A Christian teacher has been suspended from his role in a British school after an allegation was made against him that he referred to a pupil who was born female as a ‘girl.’
According to reports in the media, the pupil in question self-identifies as ‘male,’ and therefore as a result the teacher has now been suspended from his position pending the outcome of further investigations into the incident.
According to Breitbart:
A teacher has been suspended and could lose his job after allegations he referred to a pupil who was born female, but “self-identifies” as a boy, as a girl.
A complaint was made against Joshua Sutcliffe, a Christian who teaches at a British state secondary school, after he said, “Well done girls” to the pupil and her friend in class, when he saw the pair working hard.
The maths teacher apologised when “corrected” by the pupil, and thought no more about the incident until six weeks later, according to The Mail on Sunday, when he was called to the head’s office and told he was suspended from teaching while the Oxfordshire school investigates a “transgender complaint” made against him.
Mr Sutcliffe is to appear at a formal disciplinary hearing this week to face misconduct charges, after a week-long investigation found him guilty of “misgendering” the teenager, “demonstrating discriminatory behaviours” and having “contravene[d] the school’s equality policy”.
However, Premier Christian Radio reports that a press release from the Christian Legal Centre — which is supporting the 27-year-old Exeter University graduate — said that the school had not given any formal instruction on how to refer to the pupil, whose mother was reportedly the complainant in the case.
All we can hope for in this situation is that above all else, common sense prevails.
However, speaking more generally, we are also hopeful that clarification is given to all teaching staff across the nation to ensure that this type of incident doesn’t happen again.
Read on to find out more about the state of schools in 2017 Britain.
Kepier School, near Sunderland, set homework making students to write to their parents explaining why they converted to Islam.
Mr McLachlan refused to let his stepdaughter complete the homework.
As every day goes by we are forced to accept and swallow the culture of Islam. I’m, afraid to say that this probably isn’t the only school who are making children write about converting to Islam.
Mr McLachlan said: ‘I know as part of the national curriculum they have to learn about all religions.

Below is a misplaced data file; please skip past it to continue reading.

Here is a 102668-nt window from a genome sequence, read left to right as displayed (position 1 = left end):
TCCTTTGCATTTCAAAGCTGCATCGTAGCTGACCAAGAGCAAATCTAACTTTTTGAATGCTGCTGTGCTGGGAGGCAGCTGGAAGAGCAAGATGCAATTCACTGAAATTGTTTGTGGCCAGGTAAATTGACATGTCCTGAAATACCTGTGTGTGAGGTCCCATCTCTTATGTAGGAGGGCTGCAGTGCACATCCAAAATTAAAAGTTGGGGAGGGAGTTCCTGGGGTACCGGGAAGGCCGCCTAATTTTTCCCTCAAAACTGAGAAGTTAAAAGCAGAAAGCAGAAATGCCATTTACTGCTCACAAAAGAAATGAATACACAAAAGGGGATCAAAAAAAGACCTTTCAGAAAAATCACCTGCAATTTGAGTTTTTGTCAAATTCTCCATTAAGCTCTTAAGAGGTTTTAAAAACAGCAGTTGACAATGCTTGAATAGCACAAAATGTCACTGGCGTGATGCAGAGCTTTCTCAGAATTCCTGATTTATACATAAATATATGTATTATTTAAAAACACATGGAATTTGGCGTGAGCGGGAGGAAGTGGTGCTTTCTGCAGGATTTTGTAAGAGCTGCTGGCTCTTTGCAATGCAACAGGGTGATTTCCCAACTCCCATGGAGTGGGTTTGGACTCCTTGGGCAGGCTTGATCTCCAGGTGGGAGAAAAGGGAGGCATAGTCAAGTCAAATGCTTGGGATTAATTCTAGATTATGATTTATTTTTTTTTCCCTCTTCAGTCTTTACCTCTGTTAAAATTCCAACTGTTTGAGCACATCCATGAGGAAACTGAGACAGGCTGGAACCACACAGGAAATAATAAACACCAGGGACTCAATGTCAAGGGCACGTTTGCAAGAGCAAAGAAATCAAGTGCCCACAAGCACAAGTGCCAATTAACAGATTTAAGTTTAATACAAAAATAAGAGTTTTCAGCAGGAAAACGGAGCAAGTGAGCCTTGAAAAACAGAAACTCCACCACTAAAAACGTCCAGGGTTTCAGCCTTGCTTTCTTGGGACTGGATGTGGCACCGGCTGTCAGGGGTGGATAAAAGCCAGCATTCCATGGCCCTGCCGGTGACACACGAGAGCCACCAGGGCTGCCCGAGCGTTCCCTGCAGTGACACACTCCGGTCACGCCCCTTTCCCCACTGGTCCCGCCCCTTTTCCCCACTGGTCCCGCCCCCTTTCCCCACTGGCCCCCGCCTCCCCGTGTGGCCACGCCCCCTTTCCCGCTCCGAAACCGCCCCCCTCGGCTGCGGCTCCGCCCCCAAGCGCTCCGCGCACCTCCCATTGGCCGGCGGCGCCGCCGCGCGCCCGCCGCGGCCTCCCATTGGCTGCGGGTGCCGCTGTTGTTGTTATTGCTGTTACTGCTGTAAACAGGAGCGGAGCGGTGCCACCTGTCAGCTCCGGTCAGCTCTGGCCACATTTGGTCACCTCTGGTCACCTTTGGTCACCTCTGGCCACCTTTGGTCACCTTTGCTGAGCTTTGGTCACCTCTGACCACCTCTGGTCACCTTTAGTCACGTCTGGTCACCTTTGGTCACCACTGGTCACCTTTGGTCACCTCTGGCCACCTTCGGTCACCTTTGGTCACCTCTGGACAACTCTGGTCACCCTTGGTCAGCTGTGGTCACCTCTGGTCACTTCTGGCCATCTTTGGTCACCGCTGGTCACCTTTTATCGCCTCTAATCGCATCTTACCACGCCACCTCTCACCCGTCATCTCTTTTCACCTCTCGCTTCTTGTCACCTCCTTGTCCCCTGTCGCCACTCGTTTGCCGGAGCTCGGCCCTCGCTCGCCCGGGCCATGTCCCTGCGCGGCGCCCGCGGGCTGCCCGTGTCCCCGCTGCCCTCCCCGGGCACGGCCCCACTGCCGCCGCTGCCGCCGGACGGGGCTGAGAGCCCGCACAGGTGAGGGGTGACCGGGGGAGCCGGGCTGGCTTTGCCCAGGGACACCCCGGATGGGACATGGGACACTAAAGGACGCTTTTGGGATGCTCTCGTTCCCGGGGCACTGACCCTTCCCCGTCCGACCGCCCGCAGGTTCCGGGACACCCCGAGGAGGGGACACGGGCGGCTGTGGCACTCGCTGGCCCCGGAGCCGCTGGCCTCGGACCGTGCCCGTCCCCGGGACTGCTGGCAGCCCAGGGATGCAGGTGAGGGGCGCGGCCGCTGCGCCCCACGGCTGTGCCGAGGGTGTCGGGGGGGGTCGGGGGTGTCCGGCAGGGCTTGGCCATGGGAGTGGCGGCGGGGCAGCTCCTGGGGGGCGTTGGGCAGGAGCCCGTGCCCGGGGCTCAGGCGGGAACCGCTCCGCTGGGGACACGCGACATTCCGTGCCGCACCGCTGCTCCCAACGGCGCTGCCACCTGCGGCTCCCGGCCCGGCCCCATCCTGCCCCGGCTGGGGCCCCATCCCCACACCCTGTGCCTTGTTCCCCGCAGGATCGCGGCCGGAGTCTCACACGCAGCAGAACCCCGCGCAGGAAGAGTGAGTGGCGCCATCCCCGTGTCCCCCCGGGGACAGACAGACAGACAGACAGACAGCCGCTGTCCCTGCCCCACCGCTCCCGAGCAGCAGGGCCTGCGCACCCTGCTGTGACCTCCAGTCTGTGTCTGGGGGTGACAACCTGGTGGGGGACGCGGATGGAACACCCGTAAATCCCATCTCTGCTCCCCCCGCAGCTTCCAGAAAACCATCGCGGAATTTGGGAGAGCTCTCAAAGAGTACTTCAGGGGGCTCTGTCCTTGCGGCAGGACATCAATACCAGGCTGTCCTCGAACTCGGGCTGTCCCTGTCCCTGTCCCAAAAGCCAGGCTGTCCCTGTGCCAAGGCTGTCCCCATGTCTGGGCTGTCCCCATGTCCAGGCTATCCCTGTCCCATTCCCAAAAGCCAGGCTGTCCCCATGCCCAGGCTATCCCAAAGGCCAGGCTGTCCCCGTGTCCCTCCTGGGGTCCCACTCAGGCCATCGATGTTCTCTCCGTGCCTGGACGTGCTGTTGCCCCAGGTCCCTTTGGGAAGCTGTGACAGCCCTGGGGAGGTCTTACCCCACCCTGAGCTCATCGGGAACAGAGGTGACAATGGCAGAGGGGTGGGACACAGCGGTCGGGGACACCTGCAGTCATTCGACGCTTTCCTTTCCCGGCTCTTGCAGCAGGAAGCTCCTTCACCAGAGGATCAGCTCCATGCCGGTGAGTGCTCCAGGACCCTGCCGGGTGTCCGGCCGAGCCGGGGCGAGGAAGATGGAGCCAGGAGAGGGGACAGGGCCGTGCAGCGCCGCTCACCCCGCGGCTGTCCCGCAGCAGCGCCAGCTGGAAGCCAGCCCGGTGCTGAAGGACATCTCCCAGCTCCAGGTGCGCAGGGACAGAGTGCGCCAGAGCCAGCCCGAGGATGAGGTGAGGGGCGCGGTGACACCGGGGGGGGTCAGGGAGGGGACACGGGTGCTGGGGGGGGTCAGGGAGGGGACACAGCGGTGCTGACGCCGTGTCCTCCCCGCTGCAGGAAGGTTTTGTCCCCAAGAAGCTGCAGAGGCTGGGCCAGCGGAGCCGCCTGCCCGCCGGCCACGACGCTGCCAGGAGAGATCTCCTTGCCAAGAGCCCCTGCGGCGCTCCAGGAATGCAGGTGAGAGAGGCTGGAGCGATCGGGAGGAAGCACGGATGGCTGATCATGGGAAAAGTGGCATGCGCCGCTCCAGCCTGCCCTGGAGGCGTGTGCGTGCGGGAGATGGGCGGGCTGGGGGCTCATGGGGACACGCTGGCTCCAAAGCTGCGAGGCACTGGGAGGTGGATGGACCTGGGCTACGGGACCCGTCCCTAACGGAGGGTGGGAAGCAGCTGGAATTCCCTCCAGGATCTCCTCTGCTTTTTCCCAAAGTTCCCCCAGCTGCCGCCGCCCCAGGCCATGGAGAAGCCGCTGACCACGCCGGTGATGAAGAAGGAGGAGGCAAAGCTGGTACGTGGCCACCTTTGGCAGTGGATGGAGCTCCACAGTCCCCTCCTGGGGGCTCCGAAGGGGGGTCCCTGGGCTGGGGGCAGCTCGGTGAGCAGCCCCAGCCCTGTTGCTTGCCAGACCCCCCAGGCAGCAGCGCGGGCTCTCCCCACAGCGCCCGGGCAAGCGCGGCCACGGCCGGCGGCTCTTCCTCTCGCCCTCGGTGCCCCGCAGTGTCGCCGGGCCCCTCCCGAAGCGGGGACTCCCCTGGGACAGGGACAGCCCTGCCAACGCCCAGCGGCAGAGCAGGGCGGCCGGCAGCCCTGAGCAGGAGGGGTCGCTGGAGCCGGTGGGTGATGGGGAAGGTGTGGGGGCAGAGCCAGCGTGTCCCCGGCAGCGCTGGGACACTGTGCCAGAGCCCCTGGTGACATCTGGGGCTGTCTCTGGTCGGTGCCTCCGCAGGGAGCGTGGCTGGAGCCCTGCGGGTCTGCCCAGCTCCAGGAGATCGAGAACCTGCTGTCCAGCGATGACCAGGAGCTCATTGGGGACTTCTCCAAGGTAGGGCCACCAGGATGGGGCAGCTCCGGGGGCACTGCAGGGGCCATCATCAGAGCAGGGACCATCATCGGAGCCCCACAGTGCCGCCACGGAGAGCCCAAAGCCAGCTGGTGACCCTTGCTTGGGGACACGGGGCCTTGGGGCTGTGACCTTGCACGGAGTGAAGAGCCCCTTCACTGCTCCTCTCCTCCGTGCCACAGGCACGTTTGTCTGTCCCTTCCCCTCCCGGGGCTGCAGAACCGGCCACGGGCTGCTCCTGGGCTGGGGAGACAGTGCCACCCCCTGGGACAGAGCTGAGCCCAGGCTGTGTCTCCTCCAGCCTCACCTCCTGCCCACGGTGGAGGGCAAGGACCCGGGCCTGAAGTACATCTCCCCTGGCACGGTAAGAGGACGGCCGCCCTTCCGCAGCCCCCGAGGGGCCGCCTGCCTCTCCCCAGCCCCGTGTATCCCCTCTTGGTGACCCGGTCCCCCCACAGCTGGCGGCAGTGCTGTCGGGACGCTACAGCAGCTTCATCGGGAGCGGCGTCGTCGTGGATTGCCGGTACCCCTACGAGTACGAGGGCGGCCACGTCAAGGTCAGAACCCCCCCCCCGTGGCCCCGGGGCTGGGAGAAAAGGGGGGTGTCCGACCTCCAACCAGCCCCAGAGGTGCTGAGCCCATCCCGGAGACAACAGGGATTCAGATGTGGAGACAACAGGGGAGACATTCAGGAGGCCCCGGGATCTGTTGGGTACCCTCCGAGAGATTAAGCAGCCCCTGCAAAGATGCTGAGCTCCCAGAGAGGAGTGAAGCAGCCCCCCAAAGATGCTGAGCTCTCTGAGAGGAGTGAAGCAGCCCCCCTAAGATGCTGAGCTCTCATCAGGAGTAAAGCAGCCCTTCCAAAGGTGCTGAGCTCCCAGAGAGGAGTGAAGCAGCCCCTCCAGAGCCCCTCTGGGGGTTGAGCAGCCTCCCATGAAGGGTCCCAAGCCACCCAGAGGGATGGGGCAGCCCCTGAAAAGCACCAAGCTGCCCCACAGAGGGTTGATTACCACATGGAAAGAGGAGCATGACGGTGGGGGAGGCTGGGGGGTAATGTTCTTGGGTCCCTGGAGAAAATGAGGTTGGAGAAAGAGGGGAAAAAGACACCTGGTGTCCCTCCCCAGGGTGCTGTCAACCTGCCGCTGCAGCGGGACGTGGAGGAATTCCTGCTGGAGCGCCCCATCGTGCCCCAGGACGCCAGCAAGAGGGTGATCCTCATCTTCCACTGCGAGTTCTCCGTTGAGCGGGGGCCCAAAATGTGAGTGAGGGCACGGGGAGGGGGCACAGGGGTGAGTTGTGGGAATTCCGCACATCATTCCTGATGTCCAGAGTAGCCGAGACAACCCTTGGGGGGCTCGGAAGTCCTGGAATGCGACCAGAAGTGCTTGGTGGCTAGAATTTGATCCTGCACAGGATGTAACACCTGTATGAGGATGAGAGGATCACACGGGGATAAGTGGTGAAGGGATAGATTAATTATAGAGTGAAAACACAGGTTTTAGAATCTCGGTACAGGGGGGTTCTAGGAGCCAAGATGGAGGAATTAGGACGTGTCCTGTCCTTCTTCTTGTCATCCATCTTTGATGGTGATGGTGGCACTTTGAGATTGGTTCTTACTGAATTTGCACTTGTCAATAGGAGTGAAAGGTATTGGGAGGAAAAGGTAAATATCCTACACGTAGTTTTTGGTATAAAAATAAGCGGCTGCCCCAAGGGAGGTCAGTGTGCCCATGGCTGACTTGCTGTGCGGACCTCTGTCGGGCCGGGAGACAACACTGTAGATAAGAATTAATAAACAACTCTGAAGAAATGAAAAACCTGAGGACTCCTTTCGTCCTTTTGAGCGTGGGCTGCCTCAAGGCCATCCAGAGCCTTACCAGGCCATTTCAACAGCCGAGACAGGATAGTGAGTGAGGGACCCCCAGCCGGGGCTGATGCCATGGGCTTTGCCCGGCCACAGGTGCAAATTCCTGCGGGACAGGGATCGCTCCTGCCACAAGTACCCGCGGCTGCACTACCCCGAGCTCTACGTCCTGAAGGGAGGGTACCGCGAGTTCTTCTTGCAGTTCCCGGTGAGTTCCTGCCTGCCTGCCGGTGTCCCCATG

‘I just don’t see why they should ask a child to write a letter addressed to their family about converting to another religion. I really just don’t see what the letter will gain.
‘If they want children to learn about Islam, then go teach them all about it and its history.
‘What I don’t want is a school asking my stepdaughter to look into reasons for converting to another religion.
‘Like every parent, it is our decision on how we raise them and once they are old enough to make decision, then it is there choice.’
“Write a letter to family about converting to Islam,” read the girl’s Religious Education (RE) homework task for Wednesday the 8th of November.
He added: ‘When I saw this assignment in the planner, written by the teacher, you could have knocked me over with a feather.
‘I told her she will not be completing it and she is more worried about getting detention.
‘We send our kids to school to get a good education and use what they have learnt to have a good career.
‘I have no problem with them learning about religions but I feel they should not be asking 12-year-olds writing to their parents about why they are converting.
‘I just found the task wholly inappropriate.
‘I would like to emphasise how much respect I have for the head of year and deputy head who were very receptive to my complaint and concerns but unfortunately in this instance the national curriculum has failed miserably in my opinion.’
Nicola Cooper, the Head Teacher of Kepier school, said: “At Kepier we feel it is very important to introduce our learners to all faiths and cultures and we do this throughout the academic year.
“For example, next week we will be celebrating all faiths during National Inter Faith Week. We welcomed Mr. McLachlan into school earlier this week and were happy to explain to him how we explore all faiths and cultures.
“Our Culture and Wellbeing programme of study is in line with the National Curriculum and we believe it provides the basis for a broad, balanced and engaging introduction to the areas typically taught in RE and PSHCE.”
Would you have let your child complete this homework?